JavaRDD<String> textFile = sparkContext.textFile(args[0]);
    
    /*Creating RDD of words from each line of input file*/
    JavaRDD<String> words = textFile.flatMap(new SplitFunction());
    
    /*Below code generates Pair of Word with count as one 
     *similar to Mapper in Hadoop MapReduce*/
    JavaPairRDD<String, Integer> pairs = words
        .mapToPair(new PairFunction<String, String, Integer>() {
          public Tuple2<String, Integer> call(String s) {
            return new Tuple2<String, Integer>(s, 1);
          }
        });
    
    /*Below code aggregates Pairs of Same Words with count
     *similar to Reducer in Hadoop MapReduce  
     */
    JavaPairRDD<String, Integer> counts = pairs.reduceByKey(
        new Function2<Integer, Integer, Integer>() {
          public Integer call(Integer a, Integer b) {
            return a + b;
          }
        });

    /*Saving the result file to the location that we have specified as args[1]*/
    counts.saveAsTextFile(args[1]);
    sparkContext.stop();
    sparkContext.close();
  }
}

4.3 Scala Code: WordCount.scala

package com.javadeveloperzone.spark.scala

import org.apache.spark._
import org.apache.spark.SparkContext._

object WordCount {
  
   def main(args: Array[String]) 
   {
     
     /*By default we are setting local so it will run locally with one thread 
      *Specify: "local[2]" to run locally with 2 cores, OR 
      *        "spark://master:7077" to run on a Spark standalone cluster */
     
      val sparkContext = new SparkContext("local","Spark WordCount example using Scala",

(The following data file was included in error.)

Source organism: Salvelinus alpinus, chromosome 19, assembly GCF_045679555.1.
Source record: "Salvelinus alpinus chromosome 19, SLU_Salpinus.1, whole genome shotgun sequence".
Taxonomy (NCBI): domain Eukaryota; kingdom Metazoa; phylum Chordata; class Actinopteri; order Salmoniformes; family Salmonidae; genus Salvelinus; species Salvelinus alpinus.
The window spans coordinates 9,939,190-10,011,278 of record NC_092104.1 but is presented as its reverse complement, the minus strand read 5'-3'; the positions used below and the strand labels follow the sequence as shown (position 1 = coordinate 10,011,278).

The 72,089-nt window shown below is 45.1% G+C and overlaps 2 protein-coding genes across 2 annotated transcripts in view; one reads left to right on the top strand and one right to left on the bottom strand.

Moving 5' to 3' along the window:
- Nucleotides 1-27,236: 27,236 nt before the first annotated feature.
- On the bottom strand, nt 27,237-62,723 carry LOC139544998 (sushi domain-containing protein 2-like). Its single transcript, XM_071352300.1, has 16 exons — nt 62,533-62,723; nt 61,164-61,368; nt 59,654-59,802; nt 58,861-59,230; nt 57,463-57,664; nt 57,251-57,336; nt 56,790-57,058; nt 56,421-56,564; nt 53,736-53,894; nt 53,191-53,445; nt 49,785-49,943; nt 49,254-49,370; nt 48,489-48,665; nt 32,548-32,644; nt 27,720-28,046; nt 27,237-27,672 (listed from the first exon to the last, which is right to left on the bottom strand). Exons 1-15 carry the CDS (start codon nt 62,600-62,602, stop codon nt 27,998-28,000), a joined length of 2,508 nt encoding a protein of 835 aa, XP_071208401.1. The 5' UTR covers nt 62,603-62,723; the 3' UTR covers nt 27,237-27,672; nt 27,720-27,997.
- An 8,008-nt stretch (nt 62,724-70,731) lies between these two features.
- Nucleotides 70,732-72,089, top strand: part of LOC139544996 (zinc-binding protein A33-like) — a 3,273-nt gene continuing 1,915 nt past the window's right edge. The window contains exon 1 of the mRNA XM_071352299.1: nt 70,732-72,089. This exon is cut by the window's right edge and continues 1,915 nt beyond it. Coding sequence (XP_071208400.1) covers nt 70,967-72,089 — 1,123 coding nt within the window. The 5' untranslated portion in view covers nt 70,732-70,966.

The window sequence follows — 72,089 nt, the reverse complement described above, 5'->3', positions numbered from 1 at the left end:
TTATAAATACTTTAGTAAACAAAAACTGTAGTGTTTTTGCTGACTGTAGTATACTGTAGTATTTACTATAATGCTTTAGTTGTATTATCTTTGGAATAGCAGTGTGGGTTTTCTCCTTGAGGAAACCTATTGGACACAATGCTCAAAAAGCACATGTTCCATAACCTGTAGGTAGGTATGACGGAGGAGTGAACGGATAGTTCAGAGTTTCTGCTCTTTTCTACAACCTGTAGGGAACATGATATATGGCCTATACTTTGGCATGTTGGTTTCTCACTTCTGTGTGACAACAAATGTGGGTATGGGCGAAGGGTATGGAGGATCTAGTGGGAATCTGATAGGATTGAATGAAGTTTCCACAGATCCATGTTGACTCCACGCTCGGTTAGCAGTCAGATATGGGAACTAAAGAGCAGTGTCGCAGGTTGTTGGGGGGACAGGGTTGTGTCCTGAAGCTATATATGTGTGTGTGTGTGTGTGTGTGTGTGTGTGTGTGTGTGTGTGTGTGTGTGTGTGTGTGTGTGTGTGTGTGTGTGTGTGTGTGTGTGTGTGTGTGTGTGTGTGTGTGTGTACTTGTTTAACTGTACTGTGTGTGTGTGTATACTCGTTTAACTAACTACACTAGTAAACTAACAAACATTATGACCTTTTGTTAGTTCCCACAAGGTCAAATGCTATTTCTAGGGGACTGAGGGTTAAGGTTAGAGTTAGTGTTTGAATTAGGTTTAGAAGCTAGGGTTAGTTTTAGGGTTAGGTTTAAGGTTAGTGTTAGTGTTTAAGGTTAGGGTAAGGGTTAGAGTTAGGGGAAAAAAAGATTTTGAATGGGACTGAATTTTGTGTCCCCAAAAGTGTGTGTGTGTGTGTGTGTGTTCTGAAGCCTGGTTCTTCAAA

System.getenv("SPARK_HOME"))
      
      /*Reading input from File*/
      val input = sparkContext.textFile(args(0))
      
      /*Creating RDD from lines on input file*/
      val words = input.flatMap(line => line.split(" "))
      
      /*Performing mapping and reducing operation*/
      val counts = words.map(word => (word, 1)).reduceByKey{case (x,y) => x + y}
      
      /*Saving the result file to the location that we have specified as args[1]*/
      counts.saveAsTextFile(args(1))
      
    }
}

5. Build & Run Spark Wordcount Example

We need to pass 2 arguments to run the program(s).
First argument will be input file path and second argument will be output path.
Output path(folder) must not exist at the location, Spark will create it for us.

6. Output(Portion)

Once the job is completed successfully, you will get the output which looks like following output,

(voices,1)
(wonder,1)
(call,2)
(For,2)
(The,3)
(soaring,1)
(Moon,1)
(spark,1)
(under,1)
(glow,1)
(have,2)
(filled,1)
(old,1)
(intertwine,1)
(shadowed,1)
(express,1)
(All,1)
(This,4)
(arms,1)
(unseen,1)
(wish,1)
(clasp,1)
(thing,1)
(place,1)
(lofty,1)
(With,2)
(To,3)
(edge,1)
(Our,1)
(along,1)
(Those,1)
(walk,1)
(CLOUD,1)
(enchant,1)
(these,2)
(realms,1)
(SCULPTORS,1)
(the,12)
(dance,1)
(not,1)
(part,1)
(process,1)
(shape,1)
(love,1)
(all,3)
(soft,2)
(our,2)
(psychic,2)
(falling,1)
(Then,3)

7. Source Code

You can download the source code of Spark WordCount example from our git repository, which gives you understanding of writing Spark programs using Java or Scala.